But by now news of the Armistice was spreading through Northern Rhodesia. The British passed on the information under a white flag and Von Lettow accepted it on 16 November, believing that the conditions could not be unfavourable to Germany. He had believed that his Askari would refuse to surrender but the main opposition came from some of his European officers and senior ranks. They remained unbeaten on the battlefield and they had stained Africa with too much of their own and their fallen comrades' blood and sweat; but German discipline was maintained and the fighting ceased.
Von Lettow and his troops were told to retain their weapons and to march to Abercorn near the southern end of Lake Tanganyika. There, on 25 November, a formal parade was held and the German weapons laid down. Von Lettow, the Governor of German East Africa Doctor Schnee, 29 officers, 125 European senior ranks, 1,168 Askari, 1,522 African porters and 819 African women finally surrendered to a British Brigadier General. The German Africans were repatriated to German East Africa, soon to be named Tanganyika. The German Europeans were confined in Dar Es Salaam before being shipped to Germany in January 1919. Meanwhile the virulent Spanish Influenza epidemic took its toll on all the surviving participants in the East African campaign.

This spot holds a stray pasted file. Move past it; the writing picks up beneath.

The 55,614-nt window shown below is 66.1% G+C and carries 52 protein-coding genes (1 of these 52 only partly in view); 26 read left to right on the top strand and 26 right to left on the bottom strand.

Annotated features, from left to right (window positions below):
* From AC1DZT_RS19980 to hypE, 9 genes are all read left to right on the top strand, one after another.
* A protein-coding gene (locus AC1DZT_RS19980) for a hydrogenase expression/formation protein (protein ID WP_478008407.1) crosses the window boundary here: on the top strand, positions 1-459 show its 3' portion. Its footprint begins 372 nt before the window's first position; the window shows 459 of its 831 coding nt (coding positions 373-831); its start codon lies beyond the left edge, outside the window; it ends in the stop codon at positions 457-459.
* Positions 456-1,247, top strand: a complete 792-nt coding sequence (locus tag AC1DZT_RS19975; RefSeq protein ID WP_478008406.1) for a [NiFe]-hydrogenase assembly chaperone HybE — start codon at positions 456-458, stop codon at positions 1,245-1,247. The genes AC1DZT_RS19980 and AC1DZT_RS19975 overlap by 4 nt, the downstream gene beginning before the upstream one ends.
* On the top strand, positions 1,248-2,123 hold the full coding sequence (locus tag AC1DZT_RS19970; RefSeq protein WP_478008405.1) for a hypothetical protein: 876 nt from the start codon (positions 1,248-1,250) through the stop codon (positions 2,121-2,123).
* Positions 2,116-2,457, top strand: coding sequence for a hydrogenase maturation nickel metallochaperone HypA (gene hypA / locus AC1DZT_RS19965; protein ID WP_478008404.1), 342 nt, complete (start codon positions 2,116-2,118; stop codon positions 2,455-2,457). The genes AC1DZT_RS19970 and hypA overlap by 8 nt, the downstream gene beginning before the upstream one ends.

In Berlin the German survivors from East Africa received a heroes' welcome as befitted unconquered troops, and marched through the Brandenburg Gate in their battered sun helmets and tropical uniforms. Von Lettow died in 1964. That same year the German government finally acknowledged responsibility for the back-pay of the remaining German Askari, over 300 of them parading at Mwanza, Tanganyika to receive their arrears of military salary.